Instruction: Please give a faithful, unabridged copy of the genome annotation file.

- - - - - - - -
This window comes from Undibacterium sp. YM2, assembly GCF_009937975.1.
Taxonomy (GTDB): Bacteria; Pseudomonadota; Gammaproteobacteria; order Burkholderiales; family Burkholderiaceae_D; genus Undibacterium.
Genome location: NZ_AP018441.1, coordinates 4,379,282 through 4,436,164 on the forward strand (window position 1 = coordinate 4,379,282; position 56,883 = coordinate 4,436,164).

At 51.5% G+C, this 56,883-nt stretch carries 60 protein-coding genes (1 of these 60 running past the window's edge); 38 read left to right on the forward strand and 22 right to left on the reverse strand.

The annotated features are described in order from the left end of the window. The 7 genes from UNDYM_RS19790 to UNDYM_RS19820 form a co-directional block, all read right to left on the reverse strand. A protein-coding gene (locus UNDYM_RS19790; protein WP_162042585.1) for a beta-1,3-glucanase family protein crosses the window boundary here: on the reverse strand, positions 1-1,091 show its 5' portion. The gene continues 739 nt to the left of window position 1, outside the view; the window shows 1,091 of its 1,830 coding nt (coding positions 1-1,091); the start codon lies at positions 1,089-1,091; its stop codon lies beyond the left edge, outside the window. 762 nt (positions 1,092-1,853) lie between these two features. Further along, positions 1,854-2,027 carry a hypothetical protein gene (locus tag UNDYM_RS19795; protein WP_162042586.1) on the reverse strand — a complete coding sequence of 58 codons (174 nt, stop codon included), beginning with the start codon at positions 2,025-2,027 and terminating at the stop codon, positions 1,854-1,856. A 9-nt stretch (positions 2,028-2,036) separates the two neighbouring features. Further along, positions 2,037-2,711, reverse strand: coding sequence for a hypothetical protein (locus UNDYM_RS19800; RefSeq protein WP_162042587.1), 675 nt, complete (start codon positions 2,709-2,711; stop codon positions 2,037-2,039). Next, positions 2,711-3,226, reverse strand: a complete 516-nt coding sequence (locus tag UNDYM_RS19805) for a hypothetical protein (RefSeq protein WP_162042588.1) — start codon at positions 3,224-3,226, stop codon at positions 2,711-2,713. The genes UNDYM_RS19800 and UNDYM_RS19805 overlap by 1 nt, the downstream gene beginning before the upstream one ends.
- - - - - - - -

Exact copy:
This window comes from Undibacterium sp. YM2, assembly GCF_009937975.1.
Taxonomy (GTDB): Bacteria; Pseudomonadota; Gammaproteobacteria; order Burkholderiales; family Burkholderiaceae_D; genus Undibacterium.
Genome location: NZ_AP018441.1, coordinates 4,379,282 through 4,436,164 on the forward strand (window position 1 = coordinate 4,379,282; position 56,883 = coordinate 4,436,164).

At 51.5% G+C, this 56,883-nt stretch carries 60 protein-coding genes (1 of these 60 running past the window's edge); 38 read left to right on the forward strand and 22 right to left on the reverse strand.

The annotated features are described in order from the left end of the window. The 7 genes from UNDYM_RS19790 to UNDYM_RS19820 form a co-directional block, all read right to left on the reverse strand. A protein-coding gene (locus UNDYM_RS19790; protein WP_162042585.1) for a beta-1,3-glucanase family protein crosses the window boundary here: on the reverse strand, positions 1-1,091 show its 5' portion. The gene continues 739 nt to the left of window position 1, outside the view; the window shows 1,091 of its 1,830 coding nt (coding positions 1-1,091); the start codon lies at positions 1,089-1,091; its stop codon lies beyond the left edge, outside the window. 762 nt (positions 1,092-1,853) lie between these two features. Further along, positions 1,854-2,027 carry a hypothetical protein gene (locus tag UNDYM_RS19795; protein WP_162042586.1) on the reverse strand — a complete coding sequence of 58 codons (174 nt, stop codon included), beginning with the start codon at positions 2,025-2,027 and terminating at the stop codon, positions 1,854-1,856. A 9-nt stretch (positions 2,028-2,036) separates the two neighbouring features. Further along, positions 2,037-2,711, reverse strand: coding sequence for a hypothetical protein (locus UNDYM_RS19800; RefSeq protein WP_162042587.1), 675 nt, complete (start codon positions 2,709-2,711; stop codon positions 2,037-2,039). Next, positions 2,711-3,226, reverse strand: a complete 516-nt coding sequence (locus tag UNDYM_RS19805) for a hypothetical protein (RefSeq protein WP_162042588.1) — start codon at positions 3,224-3,226, stop codon at positions 2,711-2,713. The genes UNDYM_RS19800 and UNDYM_RS19805 overlap by 1 nt, the downstream gene beginning before the upstream one ends.